This slimline budget release of Deep Space Nine collects the seven discs of the clamshell box release, and repackages them into four thinpak cases, with one disc getting a case of its own, and the other six sharing three cases, held on opposing inner faces. They’re all held in a sturdy card slipcase, with the art not season specific.
The discs take their time in loading up, insisting on sending The Defiant through the wormhole before letting us see the main menu screens. The episode discs merely list the episodes, selecting one will allow you access to language options, scene select, play episode, and navigate back to the main menu.
All of the extras are on disc 7.
Mission Inquiry: Far Beyond The Stars lasts 8:38, and the cast and crew talk about one of Star Trek’s most iconic episodes.
24th Century Wedding lasts 10:44 and looks at Jadzia and Worf’s nuptials, or rather the bachelor and bachelorette parties.
Crew Dossier: Julian Bashir offers an interview with Alexander Siddig who looks back at the role of the doctor, and how it offered him a blank canvas as an actor. This lasts 14:10.
Crew Dossier: Quark lasts 15:50, and Armin Shimerman talks about redeeming the Ferengi race, after a poor debut in The Next Generation, by bringing some humanity to the comic relief.
Gary Hutzel on “One Little Ship” lasts 4:23, and it looks at the making of the effects heavy episode.
Sketchbook: John Eaves lasts 9:05 and offers some of the illustrations and prop designs used in the sixth season.
There’s a Photo Gallery with several production photos to click through.
Ferengi Rules of Acquisition: The Beginning (4:46), and The Sequel (7:37), look at that particular aspect of Trek lore created by DS9, with clips from all seven seasons accounting for all of the rules that came to air. It’s a fair way short of all 285, but the books were big sellers.
Finally there are the Hidden Section 31 files, Easter Eggs to locate on the menus with the cast and crew offering insight into certain episodes or moments in the show. There’s around 25 minutes of footage here in total.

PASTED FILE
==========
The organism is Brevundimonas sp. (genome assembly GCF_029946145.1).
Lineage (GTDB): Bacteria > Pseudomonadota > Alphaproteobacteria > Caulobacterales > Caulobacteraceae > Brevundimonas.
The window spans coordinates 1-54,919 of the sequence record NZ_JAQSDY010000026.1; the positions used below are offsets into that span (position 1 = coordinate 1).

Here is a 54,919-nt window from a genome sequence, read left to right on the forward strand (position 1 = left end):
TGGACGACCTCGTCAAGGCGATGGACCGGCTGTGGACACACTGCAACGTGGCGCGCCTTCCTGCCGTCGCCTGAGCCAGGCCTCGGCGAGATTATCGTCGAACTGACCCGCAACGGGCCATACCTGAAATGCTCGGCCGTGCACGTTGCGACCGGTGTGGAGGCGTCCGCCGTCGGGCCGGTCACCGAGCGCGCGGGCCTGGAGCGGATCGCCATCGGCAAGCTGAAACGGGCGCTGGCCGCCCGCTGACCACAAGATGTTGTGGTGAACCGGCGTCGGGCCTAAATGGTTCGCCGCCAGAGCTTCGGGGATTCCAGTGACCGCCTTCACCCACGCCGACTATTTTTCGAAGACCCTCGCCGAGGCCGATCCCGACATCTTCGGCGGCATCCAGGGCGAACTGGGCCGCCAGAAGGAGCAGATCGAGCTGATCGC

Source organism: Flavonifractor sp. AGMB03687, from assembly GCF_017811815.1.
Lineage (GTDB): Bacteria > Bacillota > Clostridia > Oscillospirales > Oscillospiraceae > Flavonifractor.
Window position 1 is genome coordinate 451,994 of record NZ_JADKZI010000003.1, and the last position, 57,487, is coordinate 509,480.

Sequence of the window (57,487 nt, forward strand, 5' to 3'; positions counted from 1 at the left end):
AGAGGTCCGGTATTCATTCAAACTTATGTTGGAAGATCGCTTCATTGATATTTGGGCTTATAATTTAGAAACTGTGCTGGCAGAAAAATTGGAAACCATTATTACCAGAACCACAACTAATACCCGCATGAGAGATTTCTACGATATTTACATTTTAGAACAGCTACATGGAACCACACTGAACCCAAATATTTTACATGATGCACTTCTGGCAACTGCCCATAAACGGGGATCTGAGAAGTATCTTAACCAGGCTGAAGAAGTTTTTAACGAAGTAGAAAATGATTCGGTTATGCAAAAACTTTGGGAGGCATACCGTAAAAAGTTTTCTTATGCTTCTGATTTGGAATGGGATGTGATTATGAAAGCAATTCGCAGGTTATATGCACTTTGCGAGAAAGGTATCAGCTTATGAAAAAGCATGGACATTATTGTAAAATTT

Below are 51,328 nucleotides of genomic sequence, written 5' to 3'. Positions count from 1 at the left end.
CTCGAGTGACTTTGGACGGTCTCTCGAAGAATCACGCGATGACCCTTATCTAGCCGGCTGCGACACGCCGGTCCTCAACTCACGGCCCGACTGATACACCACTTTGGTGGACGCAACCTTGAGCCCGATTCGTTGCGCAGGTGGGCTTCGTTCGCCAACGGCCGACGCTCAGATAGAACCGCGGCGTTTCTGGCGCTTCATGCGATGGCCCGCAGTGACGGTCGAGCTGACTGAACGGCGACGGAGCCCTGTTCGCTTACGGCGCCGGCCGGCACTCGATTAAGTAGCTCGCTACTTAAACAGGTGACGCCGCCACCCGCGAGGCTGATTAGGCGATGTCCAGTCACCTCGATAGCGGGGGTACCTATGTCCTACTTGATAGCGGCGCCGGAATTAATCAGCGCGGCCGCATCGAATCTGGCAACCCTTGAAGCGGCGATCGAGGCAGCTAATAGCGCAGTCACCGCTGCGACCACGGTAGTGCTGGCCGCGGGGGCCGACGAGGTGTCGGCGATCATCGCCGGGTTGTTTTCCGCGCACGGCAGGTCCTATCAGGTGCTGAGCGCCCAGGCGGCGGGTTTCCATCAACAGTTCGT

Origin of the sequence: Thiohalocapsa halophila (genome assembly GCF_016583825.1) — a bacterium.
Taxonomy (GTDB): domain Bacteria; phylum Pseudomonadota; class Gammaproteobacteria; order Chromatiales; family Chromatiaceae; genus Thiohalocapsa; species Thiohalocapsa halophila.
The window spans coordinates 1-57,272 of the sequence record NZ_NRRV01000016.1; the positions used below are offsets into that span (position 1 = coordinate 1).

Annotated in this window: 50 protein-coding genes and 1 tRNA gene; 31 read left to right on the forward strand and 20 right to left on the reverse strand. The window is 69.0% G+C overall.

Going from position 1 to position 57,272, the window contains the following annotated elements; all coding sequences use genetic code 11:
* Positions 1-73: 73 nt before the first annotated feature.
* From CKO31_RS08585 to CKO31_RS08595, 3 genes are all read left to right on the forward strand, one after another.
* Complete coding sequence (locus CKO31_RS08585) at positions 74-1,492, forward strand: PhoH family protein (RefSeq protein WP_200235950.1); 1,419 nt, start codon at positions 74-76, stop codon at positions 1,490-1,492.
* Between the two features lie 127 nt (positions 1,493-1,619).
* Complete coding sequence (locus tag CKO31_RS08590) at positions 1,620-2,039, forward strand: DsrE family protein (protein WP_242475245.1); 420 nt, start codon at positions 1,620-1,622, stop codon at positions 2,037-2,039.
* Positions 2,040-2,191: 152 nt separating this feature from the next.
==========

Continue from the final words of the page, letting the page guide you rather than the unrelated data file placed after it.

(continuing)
Season 6 of Deep Space Nine is larger than ever, epic, grand, stunning. It’s extravagant in its achievements, managing to tell a galaxy spanning war story while maintaining the character focus that remains its strength. In this season it truly embraces serial and arc based storytelling, beginning with a six episode stretch that can really be considered one, solid story arc (with a single episode Klingon diversion), and the overall Dominion war arc continues to build through the season, with the show also revisiting ideas and thoughts that it had established in the earlier seasons, in particular once again taking a look at Bajoran religion and Sisko’s role in it. This is a season where you can’t miss a single episode, as there is something in most of them that contributes to the larger picture, even if it’s in a small way. That’s a good thing given the quality of some of this season’s episodes, with some of the series best shows made this year. But that’s a bad thing too, as when Season 6 does falter, it does so pretty badly, in ways reminiscent of the first season when Deep Space Nine was still trying to find its voice. There are some stinkers in Season 6, more than I recall from when it was broadcast, or when I last watched it on video.
The last few seasons I’ve also been looking at the show’s missteps, as while its story is epic, engrossing, and by far the most thought-provoking of all of the Star Treks, with its abundance of character arcs, there are decisions that the writers took that still don’t sit well with me. Last season saw Dr Bashir suddenly revealed as a beneficiary of illegal genetic modification, something that came without foreshadowing. It’s played out in two further episodes here, one which accentuates the ill-thought out nature of the idea, but one which actually makes decent use of it, and further expands the Star Trek universe in a positive way.